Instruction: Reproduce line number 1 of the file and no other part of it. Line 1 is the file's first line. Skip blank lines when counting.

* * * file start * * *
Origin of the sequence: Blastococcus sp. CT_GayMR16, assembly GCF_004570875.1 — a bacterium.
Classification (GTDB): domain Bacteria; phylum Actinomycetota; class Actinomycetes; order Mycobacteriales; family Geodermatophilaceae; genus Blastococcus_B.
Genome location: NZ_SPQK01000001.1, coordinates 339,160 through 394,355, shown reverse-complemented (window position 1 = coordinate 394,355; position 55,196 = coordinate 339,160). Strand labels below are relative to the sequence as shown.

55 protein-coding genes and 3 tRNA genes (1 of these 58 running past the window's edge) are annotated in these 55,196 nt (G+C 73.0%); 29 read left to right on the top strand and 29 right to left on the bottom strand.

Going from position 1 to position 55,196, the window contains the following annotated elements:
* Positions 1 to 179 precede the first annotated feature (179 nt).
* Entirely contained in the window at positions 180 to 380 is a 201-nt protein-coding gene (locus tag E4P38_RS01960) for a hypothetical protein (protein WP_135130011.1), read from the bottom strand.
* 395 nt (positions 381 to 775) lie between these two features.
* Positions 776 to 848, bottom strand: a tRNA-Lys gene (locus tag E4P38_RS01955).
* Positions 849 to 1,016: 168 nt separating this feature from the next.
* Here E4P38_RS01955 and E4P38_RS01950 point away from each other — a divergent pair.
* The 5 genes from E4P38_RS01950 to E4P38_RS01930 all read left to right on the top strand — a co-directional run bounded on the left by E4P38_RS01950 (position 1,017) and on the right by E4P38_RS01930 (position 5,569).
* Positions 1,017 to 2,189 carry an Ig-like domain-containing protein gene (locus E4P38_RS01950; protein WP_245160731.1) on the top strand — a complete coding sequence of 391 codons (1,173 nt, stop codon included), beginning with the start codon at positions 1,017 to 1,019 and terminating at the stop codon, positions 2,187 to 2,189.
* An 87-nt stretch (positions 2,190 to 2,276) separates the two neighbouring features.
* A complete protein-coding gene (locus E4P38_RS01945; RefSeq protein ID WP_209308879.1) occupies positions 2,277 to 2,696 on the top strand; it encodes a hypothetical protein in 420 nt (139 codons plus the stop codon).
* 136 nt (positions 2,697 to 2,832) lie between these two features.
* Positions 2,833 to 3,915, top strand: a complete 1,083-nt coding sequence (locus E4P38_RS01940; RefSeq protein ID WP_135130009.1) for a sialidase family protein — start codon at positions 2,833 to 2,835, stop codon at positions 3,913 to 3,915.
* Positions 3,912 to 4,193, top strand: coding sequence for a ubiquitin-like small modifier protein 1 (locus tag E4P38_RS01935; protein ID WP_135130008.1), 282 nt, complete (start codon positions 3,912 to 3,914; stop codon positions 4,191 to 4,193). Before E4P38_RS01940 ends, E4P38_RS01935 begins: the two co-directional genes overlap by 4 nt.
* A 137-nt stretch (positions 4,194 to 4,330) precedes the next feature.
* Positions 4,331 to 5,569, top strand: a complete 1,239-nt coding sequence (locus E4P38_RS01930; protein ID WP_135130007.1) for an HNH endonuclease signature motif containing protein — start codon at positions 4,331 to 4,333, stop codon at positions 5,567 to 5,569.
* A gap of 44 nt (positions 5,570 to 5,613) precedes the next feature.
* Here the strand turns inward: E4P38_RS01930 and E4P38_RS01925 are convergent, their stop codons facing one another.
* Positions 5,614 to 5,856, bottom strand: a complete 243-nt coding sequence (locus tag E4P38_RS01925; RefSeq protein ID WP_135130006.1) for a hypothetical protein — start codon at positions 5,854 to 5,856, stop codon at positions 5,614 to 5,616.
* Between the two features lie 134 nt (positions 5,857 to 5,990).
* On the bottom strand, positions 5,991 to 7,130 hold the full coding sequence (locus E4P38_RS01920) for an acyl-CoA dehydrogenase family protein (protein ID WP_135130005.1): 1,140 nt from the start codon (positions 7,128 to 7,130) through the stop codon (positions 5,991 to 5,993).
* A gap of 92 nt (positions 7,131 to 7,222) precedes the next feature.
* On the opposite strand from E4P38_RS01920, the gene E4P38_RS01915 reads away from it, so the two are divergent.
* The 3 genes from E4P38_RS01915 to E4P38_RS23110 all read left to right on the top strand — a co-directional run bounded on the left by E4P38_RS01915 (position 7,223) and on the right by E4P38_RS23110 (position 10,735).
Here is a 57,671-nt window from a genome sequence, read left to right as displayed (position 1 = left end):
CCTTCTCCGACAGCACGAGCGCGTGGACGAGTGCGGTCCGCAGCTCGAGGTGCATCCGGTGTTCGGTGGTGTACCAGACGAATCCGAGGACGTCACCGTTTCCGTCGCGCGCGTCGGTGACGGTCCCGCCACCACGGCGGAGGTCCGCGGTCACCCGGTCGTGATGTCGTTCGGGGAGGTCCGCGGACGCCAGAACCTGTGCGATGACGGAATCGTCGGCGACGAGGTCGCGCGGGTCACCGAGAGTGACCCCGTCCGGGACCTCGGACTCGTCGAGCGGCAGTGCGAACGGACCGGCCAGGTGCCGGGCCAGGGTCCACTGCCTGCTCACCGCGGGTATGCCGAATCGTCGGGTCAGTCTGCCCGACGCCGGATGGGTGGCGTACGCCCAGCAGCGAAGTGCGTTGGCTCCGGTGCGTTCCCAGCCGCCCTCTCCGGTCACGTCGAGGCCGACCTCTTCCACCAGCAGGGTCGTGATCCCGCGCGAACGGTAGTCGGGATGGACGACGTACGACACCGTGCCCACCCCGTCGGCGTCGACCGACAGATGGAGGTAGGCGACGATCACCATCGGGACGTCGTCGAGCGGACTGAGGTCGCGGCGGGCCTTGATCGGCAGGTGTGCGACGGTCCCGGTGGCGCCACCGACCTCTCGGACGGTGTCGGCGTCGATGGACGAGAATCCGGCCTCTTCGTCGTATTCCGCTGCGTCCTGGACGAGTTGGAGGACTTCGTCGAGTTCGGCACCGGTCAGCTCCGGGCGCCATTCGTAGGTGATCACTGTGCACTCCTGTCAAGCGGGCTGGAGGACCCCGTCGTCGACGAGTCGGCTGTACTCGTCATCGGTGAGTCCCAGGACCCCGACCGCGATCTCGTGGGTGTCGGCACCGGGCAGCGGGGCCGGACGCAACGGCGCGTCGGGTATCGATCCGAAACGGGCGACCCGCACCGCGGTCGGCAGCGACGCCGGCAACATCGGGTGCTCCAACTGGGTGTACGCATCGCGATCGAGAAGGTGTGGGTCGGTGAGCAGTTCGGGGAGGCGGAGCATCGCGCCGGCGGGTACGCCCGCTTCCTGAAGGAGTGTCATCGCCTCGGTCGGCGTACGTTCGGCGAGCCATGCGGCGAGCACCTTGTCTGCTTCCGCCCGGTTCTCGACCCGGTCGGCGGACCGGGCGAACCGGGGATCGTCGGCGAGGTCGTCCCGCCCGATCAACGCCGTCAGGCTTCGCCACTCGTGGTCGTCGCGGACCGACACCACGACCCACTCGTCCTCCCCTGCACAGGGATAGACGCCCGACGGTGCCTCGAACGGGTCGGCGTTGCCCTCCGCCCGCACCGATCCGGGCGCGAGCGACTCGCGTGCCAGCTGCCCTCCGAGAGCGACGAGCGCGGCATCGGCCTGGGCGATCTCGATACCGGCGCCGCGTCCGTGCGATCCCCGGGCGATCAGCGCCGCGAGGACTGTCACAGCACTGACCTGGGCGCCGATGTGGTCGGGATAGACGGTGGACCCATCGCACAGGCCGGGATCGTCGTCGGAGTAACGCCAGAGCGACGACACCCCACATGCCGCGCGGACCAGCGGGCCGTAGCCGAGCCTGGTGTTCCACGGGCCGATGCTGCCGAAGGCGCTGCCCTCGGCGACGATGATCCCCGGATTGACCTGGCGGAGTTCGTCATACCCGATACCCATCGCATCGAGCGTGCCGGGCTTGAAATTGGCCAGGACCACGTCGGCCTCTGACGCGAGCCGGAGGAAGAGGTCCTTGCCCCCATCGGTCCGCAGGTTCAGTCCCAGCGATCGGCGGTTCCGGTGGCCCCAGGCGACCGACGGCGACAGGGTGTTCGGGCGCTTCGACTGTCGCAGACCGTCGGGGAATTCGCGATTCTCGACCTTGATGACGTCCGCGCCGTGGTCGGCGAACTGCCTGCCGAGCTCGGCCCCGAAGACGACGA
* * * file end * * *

Origin of the sequence: Blastococcus sp. CT_GayMR16, assembly GCF_004570875.1 — a bacterium.